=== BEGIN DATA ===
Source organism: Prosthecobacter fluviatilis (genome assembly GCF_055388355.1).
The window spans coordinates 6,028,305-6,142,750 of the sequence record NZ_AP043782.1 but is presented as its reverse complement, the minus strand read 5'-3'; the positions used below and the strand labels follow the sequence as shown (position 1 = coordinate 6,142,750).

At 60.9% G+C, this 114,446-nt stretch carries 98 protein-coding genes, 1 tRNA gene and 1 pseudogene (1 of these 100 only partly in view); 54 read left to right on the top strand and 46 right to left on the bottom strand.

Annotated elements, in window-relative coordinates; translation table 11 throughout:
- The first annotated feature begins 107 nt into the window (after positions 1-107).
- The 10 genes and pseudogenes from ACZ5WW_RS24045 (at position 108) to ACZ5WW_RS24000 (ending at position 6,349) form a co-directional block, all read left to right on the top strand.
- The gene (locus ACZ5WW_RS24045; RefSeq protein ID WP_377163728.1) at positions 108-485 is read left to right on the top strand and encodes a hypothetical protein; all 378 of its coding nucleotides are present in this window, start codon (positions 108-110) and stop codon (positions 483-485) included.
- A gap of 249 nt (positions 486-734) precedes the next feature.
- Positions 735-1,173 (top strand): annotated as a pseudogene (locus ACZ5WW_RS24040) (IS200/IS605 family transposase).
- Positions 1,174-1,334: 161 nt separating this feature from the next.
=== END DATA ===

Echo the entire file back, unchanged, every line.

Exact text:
Source organism: Prosthecobacter fluviatilis (genome assembly GCF_055388355.1).
The window spans coordinates 6,028,305-6,142,750 of the sequence record NZ_AP043782.1 but is presented as its reverse complement, the minus strand read 5'-3'; the positions used below and the strand labels follow the sequence as shown (position 1 = coordinate 6,142,750).

At 60.9% G+C, this 114,446-nt stretch carries 98 protein-coding genes, 1 tRNA gene and 1 pseudogene (1 of these 100 only partly in view); 54 read left to right on the top strand and 46 right to left on the bottom strand.

Annotated elements, in window-relative coordinates; translation table 11 throughout:
- The first annotated feature begins 107 nt into the window (after positions 1-107).
- The 10 genes and pseudogenes from ACZ5WW_RS24045 (at position 108) to ACZ5WW_RS24000 (ending at position 6,349) form a co-directional block, all read left to right on the top strand.
- The gene (locus ACZ5WW_RS24045; RefSeq protein ID WP_377163728.1) at positions 108-485 is read left to right on the top strand and encodes a hypothetical protein; all 378 of its coding nucleotides are present in this window, start codon (positions 108-110) and stop codon (positions 483-485) included.
- A gap of 249 nt (positions 486-734) precedes the next feature.
- Positions 735-1,173 (top strand): annotated as a pseudogene (locus ACZ5WW_RS24040) (IS200/IS605 family transposase).
- Positions 1,174-1,334: 161 nt separating this feature from the next.